Asheville Wrongful Death Lawyer
Tens of thousands of people are killed every year in unintentional accidents, like motor vehicle crashes and workplace accidents. When a person dies in an accident that was someone else’s fault, the surviving family members may be left with feelings of shock and grief, tragedy and deep loss.
Surviving family members may also find that in addition to their emotional anguish, they also face an economic burden as a result of the death. Certain relatives may be able to bring a wrongful death claim to seek compensation for the loss of their loved one.
If you have lost a close relative in an accident that you believe was caused by someone else, we can help. Please call the Asheville wrongful death attorneys at The Elmore and Smith Law Firm, PC for a free consultation.
What Is a Wrongful Death Action?
When someone is injured due to the negligence of another, they may file a personal injury suit against that person for damages. When the wrongful or neglectful actions of a person lead to the death of another, there may still be a right to recovery. However, rather than the injured party bringing the claim as would occur in a personal injury case, the claim will be brought by a representative who will seek benefits for beneficiaries of the deceased.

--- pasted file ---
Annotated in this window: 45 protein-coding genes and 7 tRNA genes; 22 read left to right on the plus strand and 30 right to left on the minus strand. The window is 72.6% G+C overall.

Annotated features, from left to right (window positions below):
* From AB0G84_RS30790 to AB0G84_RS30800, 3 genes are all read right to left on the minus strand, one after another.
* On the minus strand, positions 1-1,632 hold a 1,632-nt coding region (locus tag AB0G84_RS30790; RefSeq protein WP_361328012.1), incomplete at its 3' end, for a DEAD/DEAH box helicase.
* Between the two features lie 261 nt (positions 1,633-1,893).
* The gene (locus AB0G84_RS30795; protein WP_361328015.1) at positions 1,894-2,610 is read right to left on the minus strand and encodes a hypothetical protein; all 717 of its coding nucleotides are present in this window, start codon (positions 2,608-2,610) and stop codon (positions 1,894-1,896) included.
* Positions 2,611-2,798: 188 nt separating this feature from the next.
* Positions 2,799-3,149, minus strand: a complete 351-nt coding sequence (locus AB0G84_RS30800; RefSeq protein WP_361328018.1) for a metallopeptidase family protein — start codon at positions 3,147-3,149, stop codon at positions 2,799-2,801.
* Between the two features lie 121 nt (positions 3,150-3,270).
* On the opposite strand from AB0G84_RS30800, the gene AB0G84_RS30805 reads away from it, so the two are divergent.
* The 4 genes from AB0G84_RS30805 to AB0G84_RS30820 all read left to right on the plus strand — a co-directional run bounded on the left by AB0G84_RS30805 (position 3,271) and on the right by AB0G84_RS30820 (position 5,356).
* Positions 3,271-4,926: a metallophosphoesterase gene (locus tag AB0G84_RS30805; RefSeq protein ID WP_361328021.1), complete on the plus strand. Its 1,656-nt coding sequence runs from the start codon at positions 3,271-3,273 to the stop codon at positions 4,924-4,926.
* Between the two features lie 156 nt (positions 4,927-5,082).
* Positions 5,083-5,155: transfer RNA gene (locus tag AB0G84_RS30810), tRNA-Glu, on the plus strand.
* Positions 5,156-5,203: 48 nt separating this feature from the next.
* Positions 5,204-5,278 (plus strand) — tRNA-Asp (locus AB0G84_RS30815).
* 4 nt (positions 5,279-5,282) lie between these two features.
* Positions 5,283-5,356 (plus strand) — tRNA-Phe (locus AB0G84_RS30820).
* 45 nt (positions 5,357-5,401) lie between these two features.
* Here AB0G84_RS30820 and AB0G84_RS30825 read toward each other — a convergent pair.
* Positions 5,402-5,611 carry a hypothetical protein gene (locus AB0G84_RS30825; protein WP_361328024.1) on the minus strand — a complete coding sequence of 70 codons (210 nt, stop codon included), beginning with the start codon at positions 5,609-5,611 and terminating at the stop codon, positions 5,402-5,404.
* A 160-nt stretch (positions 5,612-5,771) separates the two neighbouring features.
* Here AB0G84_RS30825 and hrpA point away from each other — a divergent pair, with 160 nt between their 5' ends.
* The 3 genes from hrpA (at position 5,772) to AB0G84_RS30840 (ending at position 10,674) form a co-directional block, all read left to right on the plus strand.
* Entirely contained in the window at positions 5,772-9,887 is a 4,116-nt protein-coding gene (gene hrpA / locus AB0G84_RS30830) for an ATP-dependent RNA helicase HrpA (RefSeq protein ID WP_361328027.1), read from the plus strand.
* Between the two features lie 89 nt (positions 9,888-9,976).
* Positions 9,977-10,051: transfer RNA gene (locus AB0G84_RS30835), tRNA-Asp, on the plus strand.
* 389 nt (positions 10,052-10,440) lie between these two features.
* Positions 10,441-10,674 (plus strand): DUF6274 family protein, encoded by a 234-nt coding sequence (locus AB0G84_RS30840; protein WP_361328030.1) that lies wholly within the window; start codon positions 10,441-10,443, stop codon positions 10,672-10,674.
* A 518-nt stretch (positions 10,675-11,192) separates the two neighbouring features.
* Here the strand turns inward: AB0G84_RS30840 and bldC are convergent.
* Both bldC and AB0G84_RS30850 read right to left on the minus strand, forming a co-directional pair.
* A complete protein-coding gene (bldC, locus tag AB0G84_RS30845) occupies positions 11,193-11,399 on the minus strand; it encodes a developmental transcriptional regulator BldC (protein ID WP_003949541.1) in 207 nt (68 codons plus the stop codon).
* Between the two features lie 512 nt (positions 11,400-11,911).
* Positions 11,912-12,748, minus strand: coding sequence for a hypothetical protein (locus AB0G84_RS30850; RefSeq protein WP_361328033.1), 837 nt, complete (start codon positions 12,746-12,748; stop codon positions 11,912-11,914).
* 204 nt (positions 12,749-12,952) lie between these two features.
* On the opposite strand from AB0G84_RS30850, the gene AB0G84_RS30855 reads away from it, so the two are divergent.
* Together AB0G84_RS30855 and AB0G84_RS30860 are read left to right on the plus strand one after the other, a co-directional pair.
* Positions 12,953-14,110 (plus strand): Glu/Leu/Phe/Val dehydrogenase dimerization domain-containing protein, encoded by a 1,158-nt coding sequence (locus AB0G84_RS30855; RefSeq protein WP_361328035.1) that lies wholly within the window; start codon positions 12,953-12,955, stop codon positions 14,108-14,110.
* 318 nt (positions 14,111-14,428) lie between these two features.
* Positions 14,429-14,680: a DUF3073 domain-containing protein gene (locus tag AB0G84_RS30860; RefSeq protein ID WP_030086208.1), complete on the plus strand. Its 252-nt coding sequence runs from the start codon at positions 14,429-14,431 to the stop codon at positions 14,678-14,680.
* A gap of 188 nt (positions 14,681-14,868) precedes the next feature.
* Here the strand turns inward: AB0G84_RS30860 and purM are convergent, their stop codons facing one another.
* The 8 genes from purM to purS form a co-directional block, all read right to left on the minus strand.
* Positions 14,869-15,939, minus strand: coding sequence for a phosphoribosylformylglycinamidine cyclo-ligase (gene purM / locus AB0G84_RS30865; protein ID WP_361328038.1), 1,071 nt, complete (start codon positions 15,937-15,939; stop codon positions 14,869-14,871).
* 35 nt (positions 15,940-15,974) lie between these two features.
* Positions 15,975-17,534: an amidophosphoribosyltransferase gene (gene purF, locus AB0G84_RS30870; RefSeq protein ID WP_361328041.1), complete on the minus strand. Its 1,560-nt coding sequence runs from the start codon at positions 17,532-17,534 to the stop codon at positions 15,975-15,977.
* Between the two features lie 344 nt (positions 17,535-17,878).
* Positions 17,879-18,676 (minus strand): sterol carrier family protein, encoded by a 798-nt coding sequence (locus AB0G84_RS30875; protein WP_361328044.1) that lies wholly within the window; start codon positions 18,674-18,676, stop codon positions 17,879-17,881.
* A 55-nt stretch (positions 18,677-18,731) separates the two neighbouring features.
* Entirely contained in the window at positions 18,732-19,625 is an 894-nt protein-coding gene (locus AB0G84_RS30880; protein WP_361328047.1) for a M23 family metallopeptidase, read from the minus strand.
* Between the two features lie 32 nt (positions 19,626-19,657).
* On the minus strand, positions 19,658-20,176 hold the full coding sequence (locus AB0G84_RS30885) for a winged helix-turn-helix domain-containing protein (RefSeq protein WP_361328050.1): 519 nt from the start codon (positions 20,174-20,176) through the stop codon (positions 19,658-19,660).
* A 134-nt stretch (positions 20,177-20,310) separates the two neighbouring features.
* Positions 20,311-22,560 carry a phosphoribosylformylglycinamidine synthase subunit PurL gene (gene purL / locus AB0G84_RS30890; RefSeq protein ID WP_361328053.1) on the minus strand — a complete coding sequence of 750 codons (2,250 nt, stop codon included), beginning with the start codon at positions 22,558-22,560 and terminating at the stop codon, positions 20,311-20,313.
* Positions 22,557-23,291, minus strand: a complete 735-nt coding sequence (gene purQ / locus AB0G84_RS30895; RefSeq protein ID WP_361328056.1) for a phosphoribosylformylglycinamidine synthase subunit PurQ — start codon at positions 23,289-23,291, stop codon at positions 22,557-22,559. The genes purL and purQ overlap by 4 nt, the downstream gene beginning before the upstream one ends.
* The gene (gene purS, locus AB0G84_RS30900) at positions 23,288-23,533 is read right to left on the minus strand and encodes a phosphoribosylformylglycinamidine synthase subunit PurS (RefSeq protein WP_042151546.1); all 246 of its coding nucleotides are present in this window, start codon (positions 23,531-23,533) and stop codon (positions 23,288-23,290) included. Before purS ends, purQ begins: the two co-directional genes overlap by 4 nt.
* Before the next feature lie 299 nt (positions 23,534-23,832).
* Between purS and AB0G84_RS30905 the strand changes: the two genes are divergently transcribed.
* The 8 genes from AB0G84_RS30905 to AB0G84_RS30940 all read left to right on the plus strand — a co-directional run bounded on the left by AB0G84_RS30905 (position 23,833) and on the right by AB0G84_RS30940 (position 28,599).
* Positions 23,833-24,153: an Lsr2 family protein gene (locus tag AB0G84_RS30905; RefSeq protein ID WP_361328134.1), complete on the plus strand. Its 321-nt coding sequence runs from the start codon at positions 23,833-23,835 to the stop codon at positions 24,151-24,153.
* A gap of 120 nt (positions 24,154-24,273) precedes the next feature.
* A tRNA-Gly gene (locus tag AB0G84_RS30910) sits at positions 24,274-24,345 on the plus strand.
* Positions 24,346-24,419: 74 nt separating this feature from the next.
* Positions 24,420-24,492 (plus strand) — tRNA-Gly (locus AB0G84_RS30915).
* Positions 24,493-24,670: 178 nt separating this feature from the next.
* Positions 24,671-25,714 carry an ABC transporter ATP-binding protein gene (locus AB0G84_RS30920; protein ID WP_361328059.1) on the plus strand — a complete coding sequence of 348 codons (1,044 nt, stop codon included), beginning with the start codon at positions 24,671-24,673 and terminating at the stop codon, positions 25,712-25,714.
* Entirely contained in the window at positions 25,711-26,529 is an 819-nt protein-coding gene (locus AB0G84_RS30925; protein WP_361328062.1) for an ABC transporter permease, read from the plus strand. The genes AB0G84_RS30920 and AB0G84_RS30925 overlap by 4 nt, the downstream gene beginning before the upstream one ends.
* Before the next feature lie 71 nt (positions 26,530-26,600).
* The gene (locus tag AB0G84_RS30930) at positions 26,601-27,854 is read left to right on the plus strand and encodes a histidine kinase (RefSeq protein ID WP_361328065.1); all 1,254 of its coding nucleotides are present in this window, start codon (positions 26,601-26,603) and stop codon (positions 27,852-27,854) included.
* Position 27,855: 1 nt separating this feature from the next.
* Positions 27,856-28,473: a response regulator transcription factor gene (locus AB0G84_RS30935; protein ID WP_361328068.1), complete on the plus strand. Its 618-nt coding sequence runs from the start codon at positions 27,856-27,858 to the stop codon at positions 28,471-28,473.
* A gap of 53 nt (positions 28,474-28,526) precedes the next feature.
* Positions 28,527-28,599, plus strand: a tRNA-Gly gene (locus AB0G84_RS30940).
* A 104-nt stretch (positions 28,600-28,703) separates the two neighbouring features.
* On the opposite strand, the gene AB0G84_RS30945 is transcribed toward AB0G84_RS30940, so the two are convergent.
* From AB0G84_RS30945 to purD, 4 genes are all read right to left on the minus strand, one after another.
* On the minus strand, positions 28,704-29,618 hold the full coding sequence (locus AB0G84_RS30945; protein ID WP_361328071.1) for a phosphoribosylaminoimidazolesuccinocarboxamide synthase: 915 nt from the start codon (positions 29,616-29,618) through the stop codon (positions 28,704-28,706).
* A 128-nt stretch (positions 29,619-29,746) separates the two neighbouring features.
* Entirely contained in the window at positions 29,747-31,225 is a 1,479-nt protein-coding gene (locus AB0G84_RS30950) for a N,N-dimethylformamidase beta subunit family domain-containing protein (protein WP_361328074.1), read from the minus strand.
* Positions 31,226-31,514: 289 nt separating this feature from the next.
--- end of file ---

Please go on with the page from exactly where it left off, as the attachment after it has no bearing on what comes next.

Who Can File a Wrongful Death Lawsuit in NC?
While losing a family member, a friend or a partner can be extremely challenging for anyone who experiences such a loss, not everyone is entitled to the right to file a wrongful death claim for damages in North Carolina. Only the personal representative of the deceased can file a civil action for wrongful death damages.